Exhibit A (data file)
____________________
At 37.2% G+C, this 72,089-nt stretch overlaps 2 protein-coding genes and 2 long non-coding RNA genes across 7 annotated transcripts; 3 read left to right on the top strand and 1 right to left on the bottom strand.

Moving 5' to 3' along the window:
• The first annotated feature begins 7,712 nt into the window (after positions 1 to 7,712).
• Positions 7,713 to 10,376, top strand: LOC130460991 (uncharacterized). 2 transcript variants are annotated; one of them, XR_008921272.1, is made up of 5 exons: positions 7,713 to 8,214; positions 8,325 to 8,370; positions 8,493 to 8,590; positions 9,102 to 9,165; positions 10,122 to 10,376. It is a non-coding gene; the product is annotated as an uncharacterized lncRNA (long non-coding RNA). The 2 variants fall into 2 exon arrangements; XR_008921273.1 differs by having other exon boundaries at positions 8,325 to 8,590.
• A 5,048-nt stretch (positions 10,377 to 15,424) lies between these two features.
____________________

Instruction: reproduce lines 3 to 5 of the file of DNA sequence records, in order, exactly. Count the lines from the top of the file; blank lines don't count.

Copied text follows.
• The first annotated feature begins 7,712 nt into the window (after positions 1 to 7,712).
• Positions 7,713 to 10,376, top strand: LOC130460991 (uncharacterized). 2 transcript variants are annotated; one of them, XR_008921272.1, is made up of 5 exons: positions 7,713 to 8,214; positions 8,325 to 8,370; positions 8,493 to 8,590; positions 9,102 to 9,165; positions 10,122 to 10,376. It is a non-coding gene; the product is annotated as an uncharacterized lncRNA (long non-coding RNA). The 2 variants fall into 2 exon arrangements; XR_008921273.1 differs by having other exon boundaries at positions 8,325 to 8,590.
• A 5,048-nt stretch (positions 10,377 to 15,424) lies between these two features.